Is EIN the same as a Tax ID? An employer ID number (EIN), used by businesses for tax purposes, is just one type of tax ID number (TIN) that can be assigned by the Internal Revenue Service (IRS) for federal income tax purposes.

What is a Tax ID Number?

A tax ID number is a generic term for a nine-digit identification number that the Internal Revenue Service uses to identify and track payments to individuals and businesses for federal income tax purposes. This number is entered on a tax return when reporting income.

Some types of tax ID numbers include:

  • Employer ID Number: A tax identification number for most businesses.
  • Social Security Numbers (SSNs): The most common identifier for individuals.
  • Individual Taxpayer Identification Numbers (ITINs): Used for individuals who are not eligible for a Social Security Number or an Employer ID Number, such as non-U.S. residents and resident aliens who cannot obtain a SSN.

What is an Employer ID Number?

An employer ID number is needed for most businesses to file federal income taxes. The IRS uses the EIN to identify those businesses with certain tax obligations, such as limited liability companies (LLC), partnerships and corporations.

All businesses with employees must get an EIN through the IRS. There are several other factors that determine whether a business needs an EIN, including:

  • Open an account requiring an EIN for banking or a line of credit
  • Purchase or inheritance of a business by a new owner who will be running it as sole proprietor
  • Change in the ownership of a business, such as sole proprietorship, partnership, or corporation
  • Form or create a trust, pension plan, corporation, partnership, or LLC
  • Represent an estate that takes over a business following the death of a sole proprietor

Businesses without employees, such as sole-owner LLCs who do not file pension or excise tax returns, are not required to obtain an EIN. These single-member businesses can simply use the owner's Social Security Number to file a tax return.

Depending where the business is located, a state-based EIN might be needed to file state income taxes. This number is different from the one used for federal income tax. For a person discussing state and federal EINs, a federal employer ID number (FEIN) is simply another way of describing the EIN used for filing federal income tax returns as described in this article.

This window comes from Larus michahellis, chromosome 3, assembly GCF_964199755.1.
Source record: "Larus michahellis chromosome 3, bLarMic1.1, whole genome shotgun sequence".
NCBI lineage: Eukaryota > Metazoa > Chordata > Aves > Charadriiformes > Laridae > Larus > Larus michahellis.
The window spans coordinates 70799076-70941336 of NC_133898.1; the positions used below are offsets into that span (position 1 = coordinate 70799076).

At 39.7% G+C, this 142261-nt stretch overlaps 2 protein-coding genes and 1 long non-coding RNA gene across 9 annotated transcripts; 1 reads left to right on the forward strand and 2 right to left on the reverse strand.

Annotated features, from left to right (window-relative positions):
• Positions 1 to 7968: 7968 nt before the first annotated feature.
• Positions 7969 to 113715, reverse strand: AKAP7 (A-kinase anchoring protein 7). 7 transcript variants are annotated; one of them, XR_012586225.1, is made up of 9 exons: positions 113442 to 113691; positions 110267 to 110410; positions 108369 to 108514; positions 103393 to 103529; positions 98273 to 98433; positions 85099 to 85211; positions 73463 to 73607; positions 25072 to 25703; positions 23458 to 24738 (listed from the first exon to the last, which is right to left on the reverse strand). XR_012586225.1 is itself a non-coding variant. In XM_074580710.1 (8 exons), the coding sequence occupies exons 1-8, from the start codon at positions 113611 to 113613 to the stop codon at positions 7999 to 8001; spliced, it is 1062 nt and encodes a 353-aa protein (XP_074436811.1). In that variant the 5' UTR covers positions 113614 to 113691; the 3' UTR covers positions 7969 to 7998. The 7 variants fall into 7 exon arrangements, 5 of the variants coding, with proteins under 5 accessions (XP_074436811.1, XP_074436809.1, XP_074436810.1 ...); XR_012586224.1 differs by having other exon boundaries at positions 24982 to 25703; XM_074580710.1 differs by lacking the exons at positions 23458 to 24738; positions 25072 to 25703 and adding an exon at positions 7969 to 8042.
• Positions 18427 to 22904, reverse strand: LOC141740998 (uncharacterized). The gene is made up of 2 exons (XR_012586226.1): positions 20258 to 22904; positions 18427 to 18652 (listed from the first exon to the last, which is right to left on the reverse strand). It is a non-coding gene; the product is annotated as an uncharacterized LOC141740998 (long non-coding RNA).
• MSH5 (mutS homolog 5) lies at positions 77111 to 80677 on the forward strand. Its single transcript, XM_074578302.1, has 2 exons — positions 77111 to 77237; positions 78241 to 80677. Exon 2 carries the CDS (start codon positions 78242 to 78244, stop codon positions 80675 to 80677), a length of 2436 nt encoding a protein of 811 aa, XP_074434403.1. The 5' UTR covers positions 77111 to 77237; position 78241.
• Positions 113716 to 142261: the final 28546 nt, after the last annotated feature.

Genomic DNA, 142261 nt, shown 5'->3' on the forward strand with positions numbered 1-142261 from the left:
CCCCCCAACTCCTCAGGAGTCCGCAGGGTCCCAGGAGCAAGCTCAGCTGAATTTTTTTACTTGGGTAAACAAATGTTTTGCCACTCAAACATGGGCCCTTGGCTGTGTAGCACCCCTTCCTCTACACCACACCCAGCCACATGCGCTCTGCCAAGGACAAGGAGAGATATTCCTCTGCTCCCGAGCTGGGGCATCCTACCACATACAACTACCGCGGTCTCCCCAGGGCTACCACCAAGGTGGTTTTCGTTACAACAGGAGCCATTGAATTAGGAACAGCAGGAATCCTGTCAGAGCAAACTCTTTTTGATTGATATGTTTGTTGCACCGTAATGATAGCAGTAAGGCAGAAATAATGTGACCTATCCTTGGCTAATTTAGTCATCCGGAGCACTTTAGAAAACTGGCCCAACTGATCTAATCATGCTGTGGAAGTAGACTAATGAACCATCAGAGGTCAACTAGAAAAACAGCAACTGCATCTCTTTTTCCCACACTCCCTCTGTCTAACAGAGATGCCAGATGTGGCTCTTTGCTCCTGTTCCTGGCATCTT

What Is the Difference Between a TIN and an EIN?

The tax ID number and the employee ID number are similar, but their differences include:

  • An EIN is one of several types of tax ID numbers.
  • An EIN is assigned to businesses only, not individuals.

Getting a Tax ID Number

Online submission is the fastest and preferred way to request a tax ID number. This service is available for all businesses whose main office or legal residence is within the U.S.

  1. Visit the IRS website for requesting a tax ID/EIN
  2. Select the most appropriate entity type
  3. Complete the online version of Form SS-4
  4. Submit the completed form

If submitted online during business hours, you will typically receive your tax ID number within one business day. If you are unable to submit the request online, you can also:

  • Call the toll-free number 1-800-829-4933
  • Download the IRS Form SS-4 and mail or fax it to the IRS
  • Complete the form directly on the IRS website

Frequently Asked Questions

Do I need an employer ID number?

An EIN is required for a business that:

  • Has employees
  • Opens an account that requires an EIN for banking or a line of credit
  • Is purchased or inherited by someone who will be running it as a sole proprietor
  • Makes a change in ownership, such as sole proprietorship, partnership, or corporation
  • Forms or creates a trust, pension plan, corporation, partnership, or LLC
  • Is represented by an estate that takes over a business following the death of a sole proprietor.

Are there different methods for registering for an EIN?

Yes. The fastest and most preferred method to apply for a new EIN number is online, but you can also apply on the phone, via fax, and through the mail.

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